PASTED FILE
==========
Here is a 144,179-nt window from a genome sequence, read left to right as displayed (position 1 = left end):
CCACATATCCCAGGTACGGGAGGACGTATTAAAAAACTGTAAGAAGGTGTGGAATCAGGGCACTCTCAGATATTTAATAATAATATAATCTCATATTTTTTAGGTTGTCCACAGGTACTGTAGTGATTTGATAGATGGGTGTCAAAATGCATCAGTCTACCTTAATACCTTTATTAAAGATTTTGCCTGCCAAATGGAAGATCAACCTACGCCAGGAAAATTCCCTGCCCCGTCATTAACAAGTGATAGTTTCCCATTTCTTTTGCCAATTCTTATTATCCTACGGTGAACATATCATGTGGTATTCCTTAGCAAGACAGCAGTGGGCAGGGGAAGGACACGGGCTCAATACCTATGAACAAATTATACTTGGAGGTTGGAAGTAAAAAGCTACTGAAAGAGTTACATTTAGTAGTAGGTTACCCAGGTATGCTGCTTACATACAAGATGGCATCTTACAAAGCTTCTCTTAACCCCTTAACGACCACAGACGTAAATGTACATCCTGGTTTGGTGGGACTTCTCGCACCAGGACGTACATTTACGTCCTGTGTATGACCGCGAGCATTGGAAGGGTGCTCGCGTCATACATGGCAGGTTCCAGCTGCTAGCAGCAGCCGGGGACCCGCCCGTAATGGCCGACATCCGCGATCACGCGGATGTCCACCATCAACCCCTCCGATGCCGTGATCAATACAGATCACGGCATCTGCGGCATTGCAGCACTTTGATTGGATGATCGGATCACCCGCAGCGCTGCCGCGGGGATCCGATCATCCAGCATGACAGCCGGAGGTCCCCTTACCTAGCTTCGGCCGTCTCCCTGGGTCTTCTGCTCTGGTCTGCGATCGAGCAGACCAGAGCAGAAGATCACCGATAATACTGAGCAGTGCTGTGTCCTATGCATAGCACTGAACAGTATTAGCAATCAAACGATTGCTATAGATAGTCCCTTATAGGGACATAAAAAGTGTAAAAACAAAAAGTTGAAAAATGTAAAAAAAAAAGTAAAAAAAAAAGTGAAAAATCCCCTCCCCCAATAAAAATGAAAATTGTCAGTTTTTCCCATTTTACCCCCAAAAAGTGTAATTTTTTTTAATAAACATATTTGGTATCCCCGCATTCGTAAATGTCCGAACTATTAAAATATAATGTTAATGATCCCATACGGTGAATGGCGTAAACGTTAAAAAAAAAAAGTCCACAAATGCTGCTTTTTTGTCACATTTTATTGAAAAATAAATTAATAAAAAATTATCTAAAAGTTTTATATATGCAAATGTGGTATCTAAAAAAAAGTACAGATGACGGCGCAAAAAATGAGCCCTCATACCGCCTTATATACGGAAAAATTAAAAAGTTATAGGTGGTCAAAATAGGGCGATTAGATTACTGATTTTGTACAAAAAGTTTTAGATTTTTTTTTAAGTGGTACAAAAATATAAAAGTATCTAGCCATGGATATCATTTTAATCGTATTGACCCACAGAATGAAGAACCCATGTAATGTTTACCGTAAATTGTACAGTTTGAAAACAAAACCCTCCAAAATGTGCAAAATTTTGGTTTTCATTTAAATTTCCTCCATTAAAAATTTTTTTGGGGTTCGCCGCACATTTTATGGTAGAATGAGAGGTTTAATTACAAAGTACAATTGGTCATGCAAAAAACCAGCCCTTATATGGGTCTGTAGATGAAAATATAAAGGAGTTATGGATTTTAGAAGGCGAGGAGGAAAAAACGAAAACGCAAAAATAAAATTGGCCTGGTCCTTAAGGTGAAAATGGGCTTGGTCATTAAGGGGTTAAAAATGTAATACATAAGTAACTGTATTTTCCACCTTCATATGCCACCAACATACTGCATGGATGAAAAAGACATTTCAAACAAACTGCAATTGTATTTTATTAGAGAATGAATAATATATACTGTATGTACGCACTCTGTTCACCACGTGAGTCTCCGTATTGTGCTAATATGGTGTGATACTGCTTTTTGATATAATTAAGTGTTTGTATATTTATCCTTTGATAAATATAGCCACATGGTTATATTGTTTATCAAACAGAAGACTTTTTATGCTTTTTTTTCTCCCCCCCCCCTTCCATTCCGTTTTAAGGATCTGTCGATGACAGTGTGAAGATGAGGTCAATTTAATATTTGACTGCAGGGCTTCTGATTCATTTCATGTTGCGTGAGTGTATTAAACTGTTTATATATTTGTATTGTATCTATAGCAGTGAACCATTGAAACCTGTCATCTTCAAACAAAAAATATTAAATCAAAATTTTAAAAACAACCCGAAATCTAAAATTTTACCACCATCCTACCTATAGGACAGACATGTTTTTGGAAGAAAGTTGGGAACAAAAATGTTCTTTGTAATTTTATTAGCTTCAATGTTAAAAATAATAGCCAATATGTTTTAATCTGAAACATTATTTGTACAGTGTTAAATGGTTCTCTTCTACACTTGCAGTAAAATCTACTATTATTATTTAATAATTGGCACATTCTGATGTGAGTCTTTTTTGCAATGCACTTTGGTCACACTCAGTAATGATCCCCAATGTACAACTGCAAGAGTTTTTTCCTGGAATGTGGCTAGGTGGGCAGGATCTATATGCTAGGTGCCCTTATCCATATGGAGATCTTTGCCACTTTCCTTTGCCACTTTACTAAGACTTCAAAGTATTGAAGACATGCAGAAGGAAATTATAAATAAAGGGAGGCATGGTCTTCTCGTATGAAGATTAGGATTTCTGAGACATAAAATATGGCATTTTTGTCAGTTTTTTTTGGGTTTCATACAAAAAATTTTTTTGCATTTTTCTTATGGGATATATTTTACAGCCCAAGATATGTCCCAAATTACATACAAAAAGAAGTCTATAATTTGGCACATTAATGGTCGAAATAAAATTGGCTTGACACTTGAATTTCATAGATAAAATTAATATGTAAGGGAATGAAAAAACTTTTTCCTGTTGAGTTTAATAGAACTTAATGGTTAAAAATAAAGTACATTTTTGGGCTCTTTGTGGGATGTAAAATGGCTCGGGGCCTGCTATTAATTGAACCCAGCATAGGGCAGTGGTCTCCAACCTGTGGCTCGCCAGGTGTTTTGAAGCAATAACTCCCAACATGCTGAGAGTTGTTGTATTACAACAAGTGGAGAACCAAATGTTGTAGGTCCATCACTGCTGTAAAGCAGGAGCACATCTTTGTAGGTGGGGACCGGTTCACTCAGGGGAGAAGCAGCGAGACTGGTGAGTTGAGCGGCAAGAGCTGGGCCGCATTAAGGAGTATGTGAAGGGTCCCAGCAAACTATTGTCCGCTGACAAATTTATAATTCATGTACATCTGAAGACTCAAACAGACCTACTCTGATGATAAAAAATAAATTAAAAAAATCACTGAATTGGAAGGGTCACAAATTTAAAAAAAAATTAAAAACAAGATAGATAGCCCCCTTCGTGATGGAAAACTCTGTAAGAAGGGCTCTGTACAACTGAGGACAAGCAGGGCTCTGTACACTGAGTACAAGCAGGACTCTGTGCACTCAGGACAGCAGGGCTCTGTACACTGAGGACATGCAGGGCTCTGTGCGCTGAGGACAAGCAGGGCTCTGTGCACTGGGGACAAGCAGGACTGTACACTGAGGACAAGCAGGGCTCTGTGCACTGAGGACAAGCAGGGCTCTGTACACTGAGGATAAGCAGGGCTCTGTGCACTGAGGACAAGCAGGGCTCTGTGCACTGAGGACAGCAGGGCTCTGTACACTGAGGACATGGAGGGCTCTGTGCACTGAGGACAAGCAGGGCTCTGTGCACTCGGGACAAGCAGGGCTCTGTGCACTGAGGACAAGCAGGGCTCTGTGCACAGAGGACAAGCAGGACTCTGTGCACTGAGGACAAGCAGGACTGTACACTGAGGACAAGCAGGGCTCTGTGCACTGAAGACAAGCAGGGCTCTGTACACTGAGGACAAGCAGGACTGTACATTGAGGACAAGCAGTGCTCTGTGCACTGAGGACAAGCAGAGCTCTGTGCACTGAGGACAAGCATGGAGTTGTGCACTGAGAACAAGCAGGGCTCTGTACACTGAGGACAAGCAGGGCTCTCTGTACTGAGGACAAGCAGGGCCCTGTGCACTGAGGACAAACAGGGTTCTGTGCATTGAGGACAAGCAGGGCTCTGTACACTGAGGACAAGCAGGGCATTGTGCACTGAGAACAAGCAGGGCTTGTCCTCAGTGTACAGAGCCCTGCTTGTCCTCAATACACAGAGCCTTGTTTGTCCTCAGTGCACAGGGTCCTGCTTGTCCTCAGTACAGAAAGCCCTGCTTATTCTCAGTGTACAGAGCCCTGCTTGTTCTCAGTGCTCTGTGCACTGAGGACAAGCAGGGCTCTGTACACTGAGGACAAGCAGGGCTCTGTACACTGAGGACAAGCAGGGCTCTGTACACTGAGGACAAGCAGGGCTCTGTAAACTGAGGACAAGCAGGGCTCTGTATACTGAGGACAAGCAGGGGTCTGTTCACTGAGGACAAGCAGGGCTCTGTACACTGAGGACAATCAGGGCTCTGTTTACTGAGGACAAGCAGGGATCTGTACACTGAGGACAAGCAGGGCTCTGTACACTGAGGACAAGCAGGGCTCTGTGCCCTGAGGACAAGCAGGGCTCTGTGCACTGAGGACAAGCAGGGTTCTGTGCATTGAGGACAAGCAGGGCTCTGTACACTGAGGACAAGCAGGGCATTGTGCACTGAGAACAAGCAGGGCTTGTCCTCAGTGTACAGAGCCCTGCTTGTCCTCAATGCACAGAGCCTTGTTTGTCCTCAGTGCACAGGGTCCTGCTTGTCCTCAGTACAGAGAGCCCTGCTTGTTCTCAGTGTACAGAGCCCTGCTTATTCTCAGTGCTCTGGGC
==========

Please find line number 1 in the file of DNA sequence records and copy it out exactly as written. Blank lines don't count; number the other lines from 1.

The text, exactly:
Here is a 144,179-nt window from a genome sequence, read left to right as displayed (position 1 = left end):